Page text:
Schneider, who ranks in the Top 5 in the country in both goals-against average (6.86) and save percentage (.661), is one of just two goalies in the country to be a finalist for the Tewaarton Trophy ‘- the ‘Heisman Trophy’ of college lacrosse.

Defensive stars Diogo Godoi and Brennan Mack, along with Schneider, Travis Tripucka and a host of other defenders will have to try to limit the penalties. The Minutemen have committed an average of 3.9 penalties per game ‘- something that Syracuse will make them pay for.

Syracuse is an incredible 19-for-39 on the man-advantage this season. But UMass has been up for the challenge when on the man-down, successfully killing 36-of-45 (.800) of its penalties.

‘We’ll be better if we don’t foul. They have guys who can shoot the lights out of the ball. Whether it’s from 10 yards [out] or 20 yards, they’ll still burn you,’ Cannella said.

UMass has some dynamic goal-scorers of its own. Jim Connolly (30 goals) and Tim Balise (25) rank as one of the best-scoring duos in the nation and recently the Minutemen have seen increased production from its midfielders, including Bobby Hayes (10), Evan Blum (13) and Rory Pedrick (11).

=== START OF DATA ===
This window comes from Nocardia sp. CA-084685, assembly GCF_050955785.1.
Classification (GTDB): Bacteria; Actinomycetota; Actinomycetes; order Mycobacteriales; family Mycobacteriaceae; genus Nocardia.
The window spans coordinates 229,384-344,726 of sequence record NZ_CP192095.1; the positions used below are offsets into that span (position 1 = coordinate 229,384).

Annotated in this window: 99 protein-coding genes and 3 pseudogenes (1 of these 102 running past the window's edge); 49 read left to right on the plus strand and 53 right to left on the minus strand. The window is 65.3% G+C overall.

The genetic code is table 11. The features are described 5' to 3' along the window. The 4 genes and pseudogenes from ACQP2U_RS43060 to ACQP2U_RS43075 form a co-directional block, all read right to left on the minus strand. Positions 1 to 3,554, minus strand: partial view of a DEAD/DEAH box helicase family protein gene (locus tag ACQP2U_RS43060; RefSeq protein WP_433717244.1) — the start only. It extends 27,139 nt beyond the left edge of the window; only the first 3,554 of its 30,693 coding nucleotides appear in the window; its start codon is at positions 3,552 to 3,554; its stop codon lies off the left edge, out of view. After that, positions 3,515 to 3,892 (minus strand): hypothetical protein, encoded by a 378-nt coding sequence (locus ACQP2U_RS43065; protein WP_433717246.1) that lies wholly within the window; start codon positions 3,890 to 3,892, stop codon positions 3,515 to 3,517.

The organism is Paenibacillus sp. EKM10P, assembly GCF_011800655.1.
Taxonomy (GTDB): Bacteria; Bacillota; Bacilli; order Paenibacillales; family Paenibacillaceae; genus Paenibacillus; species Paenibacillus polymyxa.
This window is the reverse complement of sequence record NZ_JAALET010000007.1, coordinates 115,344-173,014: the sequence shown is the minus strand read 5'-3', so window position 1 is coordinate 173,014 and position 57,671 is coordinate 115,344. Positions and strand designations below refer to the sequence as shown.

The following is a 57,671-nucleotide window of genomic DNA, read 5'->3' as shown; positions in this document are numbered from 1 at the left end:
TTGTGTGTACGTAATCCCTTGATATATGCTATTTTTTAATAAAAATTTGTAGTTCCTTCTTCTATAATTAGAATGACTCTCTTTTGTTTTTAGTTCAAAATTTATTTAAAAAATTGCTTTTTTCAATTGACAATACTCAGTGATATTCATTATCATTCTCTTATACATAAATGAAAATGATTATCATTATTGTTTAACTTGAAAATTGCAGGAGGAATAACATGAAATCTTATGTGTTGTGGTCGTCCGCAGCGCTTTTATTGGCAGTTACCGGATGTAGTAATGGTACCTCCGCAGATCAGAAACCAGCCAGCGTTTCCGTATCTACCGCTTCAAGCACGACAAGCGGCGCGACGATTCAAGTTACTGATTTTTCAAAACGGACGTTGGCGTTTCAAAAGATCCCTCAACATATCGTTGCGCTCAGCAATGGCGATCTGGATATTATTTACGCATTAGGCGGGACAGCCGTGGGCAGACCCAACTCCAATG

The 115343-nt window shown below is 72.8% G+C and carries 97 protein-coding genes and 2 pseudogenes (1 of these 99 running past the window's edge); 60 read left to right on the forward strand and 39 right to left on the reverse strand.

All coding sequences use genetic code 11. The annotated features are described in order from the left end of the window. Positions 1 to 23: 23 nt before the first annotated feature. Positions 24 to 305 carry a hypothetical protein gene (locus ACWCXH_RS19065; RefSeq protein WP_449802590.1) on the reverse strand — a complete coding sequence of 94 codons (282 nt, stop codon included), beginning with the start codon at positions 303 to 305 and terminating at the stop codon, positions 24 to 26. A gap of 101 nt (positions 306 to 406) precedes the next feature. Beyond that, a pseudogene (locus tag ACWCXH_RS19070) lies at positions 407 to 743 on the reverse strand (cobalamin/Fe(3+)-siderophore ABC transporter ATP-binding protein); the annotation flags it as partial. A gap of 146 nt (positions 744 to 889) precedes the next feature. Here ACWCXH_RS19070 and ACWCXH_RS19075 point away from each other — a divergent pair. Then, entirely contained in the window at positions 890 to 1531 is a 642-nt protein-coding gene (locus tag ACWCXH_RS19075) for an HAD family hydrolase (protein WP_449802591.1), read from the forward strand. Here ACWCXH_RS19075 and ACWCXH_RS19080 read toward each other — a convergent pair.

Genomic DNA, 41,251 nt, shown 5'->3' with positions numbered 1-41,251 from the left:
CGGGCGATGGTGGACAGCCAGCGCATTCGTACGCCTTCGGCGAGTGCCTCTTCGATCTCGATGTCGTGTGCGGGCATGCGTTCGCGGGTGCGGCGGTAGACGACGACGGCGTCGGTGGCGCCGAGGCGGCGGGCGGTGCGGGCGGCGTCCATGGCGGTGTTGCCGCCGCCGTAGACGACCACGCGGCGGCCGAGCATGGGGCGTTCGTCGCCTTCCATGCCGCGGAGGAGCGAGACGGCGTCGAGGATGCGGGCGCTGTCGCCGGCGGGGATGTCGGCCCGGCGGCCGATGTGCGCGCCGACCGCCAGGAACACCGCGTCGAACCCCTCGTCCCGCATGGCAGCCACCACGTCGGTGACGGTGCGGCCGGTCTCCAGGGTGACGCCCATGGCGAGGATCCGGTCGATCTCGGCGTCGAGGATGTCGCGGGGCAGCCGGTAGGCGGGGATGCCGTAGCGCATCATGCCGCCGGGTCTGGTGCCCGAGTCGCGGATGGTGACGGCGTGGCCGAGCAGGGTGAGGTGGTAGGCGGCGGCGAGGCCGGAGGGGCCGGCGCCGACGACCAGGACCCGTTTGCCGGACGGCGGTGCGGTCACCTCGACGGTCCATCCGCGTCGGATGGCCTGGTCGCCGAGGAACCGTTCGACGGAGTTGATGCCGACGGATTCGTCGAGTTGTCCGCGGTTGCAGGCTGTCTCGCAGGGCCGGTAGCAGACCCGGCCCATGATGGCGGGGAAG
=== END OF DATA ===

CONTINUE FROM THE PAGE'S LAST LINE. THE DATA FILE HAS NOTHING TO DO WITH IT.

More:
Much like the Orange, the Minutemen have their fair share of play-makers from all over the field. That similarity is no accident.

‘Since I’ve been here, we try to model ourselves after Syracuse. I think if you’re a program you’d be a fool not to try to model yourself after their program because it’s so successful,’ Cannella said. ‘And the way that they play is a fun way to play and enjoyable way to play for your athletes, because they allow their athletes to excel and show the coaches what they can do.

‘And it helps in recruiting and the people who watch your games because they’re excited about it.’

Just don’t expect the excited fans ‘- or the players ‘- to be nice to each other.


Syracuse won last year’s meeting, 16-3, at the Carrier Dome. ‘hellip; UMass’ NCAA victory over Syracuse in 2005 ended Syracuse‘s run of making the Final Four at 22 straight years. ‘hellip; UMass’ victory in 2007 ended Syracuse‘s streak of making 24 straight NCAA Tournaments and 31 straight seasons of at least a .500 record.

Eli Rosenswaike can be reached at er[email protected]